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By Emil Danielyan
The Foreign Relations Committee of the U.S. Senate paved the way late Tuesday for congressional approval of President George W. Bush’s nominee to serve as the new U.S. ambassador to Armenia.

The diplomatic post has been vacant since the last U.S. ambassador in Yerevan, John Evans, had his tour of duty in Armenia cut short by the Bush administration last year for publicly describing World War I-era mass killings of Armenians in Ottoman Turkey as genocide. While acknowledging the deaths of more than one million Ottoman Armenians in 1915-1918, Washington has avoided using the politically sensitive term for fear of antagonizing Turkey, a key U.S. ally.

Richard Hoagland, another career diplomat nominated to replace Evans, saw his Senate confirmation blocked by one of the senators, Robert Menendez, after sticking to the administration’s policy during committee hearings last year. The White House had to withdraw Hoagland’s nomination as a result.

Menendez, whose New Jersey constituency is home to a large number of ethnic Armenians, joined other Foreign Relations Committee members in recommending Marie Yovanovitch’s endorsement by the full Senate despite her refusal to call the 1915 massacres a genocide. His decision not to place a “hold” on Bush’s new ambassadorial nominee was in line with the position of at least one of the two main Armenian-American lobbying groups and Armenia’s government.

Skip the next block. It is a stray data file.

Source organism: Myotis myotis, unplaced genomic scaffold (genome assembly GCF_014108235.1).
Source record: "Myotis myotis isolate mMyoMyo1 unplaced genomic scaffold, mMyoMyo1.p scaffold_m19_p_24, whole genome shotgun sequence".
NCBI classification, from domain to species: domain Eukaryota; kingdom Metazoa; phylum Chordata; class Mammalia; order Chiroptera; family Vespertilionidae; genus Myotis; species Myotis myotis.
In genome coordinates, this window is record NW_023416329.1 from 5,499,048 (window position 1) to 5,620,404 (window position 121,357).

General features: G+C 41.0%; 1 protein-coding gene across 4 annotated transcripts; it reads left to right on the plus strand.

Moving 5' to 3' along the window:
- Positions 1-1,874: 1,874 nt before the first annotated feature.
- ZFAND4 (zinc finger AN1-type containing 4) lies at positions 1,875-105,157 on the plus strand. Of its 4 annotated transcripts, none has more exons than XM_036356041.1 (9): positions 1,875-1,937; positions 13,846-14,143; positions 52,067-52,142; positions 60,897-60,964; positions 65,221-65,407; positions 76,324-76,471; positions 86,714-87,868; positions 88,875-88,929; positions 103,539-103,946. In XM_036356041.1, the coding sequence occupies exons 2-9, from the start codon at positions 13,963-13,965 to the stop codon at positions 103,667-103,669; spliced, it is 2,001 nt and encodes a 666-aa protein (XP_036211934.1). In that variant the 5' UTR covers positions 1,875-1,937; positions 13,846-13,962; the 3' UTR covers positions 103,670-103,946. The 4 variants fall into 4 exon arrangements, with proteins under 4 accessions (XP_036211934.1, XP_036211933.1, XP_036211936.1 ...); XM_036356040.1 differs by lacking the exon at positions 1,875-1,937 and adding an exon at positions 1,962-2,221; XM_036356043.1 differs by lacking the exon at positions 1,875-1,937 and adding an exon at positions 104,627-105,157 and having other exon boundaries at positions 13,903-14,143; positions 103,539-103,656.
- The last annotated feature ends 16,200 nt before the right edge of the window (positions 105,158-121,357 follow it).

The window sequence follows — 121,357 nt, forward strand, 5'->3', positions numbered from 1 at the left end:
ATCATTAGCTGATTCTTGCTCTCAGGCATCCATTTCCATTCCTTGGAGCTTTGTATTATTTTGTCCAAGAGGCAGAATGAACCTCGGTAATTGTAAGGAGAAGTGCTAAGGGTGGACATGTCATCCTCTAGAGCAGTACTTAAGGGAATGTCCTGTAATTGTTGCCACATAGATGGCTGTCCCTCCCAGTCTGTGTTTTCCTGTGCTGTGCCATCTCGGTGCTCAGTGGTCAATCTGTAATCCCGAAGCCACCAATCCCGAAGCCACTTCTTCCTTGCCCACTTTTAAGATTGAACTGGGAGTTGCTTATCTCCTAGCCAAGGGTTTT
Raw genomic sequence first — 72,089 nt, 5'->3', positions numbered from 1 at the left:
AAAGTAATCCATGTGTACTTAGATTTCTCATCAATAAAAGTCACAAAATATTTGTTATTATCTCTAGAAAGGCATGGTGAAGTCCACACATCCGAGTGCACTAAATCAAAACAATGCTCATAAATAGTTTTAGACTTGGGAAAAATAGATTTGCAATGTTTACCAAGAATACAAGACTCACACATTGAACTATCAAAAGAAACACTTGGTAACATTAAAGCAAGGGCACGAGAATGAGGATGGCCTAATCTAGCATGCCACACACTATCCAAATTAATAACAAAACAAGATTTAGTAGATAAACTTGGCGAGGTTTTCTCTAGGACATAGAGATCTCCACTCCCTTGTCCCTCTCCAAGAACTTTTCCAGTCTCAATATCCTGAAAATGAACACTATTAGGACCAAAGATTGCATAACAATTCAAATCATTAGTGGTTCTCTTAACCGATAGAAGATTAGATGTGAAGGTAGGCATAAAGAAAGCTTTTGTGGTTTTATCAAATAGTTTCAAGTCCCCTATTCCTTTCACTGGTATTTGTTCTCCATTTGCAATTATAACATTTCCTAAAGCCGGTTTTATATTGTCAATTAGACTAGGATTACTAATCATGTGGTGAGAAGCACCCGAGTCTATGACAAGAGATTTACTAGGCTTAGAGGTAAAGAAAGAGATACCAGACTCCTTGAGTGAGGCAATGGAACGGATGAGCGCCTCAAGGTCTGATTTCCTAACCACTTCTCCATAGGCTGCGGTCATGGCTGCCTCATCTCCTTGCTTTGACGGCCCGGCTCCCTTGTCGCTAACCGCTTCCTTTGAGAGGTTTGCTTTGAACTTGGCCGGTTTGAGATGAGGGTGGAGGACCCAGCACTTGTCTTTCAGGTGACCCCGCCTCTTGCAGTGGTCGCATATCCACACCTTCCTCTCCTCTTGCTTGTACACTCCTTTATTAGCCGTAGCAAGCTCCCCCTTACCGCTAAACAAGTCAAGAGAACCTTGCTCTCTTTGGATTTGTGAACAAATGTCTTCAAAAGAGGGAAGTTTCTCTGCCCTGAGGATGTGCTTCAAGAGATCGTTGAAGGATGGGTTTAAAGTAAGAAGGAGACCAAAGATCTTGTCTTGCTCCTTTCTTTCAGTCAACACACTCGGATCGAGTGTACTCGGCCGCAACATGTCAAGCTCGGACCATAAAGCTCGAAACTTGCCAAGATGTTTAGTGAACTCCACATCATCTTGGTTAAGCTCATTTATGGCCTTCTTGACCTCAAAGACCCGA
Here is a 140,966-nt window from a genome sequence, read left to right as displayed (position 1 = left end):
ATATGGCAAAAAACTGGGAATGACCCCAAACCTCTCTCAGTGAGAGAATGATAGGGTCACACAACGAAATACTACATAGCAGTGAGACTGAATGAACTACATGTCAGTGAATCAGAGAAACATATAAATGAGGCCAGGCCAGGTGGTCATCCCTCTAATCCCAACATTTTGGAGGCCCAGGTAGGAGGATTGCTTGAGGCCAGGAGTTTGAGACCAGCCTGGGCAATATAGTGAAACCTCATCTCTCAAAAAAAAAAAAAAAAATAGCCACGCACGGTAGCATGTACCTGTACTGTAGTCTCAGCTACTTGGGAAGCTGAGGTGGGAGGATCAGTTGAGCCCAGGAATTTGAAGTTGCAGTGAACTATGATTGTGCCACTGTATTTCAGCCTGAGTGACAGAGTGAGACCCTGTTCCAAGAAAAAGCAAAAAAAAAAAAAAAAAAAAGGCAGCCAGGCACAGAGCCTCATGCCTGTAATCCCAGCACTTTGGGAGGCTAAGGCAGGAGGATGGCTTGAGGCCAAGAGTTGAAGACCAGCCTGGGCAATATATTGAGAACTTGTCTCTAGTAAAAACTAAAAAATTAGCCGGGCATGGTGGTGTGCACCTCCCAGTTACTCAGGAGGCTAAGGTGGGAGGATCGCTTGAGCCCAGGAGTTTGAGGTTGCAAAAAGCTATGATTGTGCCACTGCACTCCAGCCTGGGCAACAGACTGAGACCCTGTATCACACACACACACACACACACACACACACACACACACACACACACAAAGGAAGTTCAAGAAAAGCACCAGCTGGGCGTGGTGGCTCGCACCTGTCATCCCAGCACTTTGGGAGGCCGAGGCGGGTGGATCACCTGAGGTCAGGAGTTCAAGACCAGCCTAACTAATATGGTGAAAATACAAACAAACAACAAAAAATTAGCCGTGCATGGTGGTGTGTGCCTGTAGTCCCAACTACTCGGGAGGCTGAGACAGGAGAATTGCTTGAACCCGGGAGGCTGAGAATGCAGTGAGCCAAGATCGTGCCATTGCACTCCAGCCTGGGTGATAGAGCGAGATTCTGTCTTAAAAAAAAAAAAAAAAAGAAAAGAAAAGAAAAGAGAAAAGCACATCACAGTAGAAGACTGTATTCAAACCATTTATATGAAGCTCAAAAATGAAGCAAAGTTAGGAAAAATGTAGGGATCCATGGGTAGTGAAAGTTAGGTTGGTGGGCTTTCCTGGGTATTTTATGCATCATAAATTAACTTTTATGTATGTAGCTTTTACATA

While deploring Washington’s reluctance to explicitly recognize the genocide, the Armenian Assembly of America has argued over the past year that the absence of a U.S. ambassador in Yerevan is hampering the development of U.S.-Armenian relations. In a statement issued ahead of the committee vote, Foreign Minister Eduard Nalbandian reiterated official Yerevan’s hopes that Yovanovitch will secure congressional approval and assume her ambassadorial duties “soon.”

Barbara Boxer, a California Democrat, was the only member of the Senate panel to vote against Yovanovitch’s candidacy, having already delayed the confirmation process last month. Boxer, Menendez and the committee chairman, Joseph Biden, wrote to the State Department last week, demanding further clarifications of the U.S. policy on the issue.

In a written reply sent just hours before the committee vote, the acting U.S. assistant secretary of state for legislative affairs, Mathew Reynolds, said the Bush administration “recognizes that the mass killings, ethnic cleansing, and forced deportations of over one and a half million Armenians were conducted by the Ottoman Empire.”

The letter was welcomed by the Armenian National Committee of America (ANCA). “Today's State Department letter, although clearly falling short of America's moral responsibility and national interest in recognizing and condemning the Armenian Genocide, did mark a step in the direction of distancing U.S. policy from the dictates of the Turkish government," Aram Hamparian, ANCA’s executive director, said in a statement.

Yovanovitch, who has until now served as U.S. ambassador to Kyrgyzstan, is now expected to be confirmed by the Senate before its August recess.
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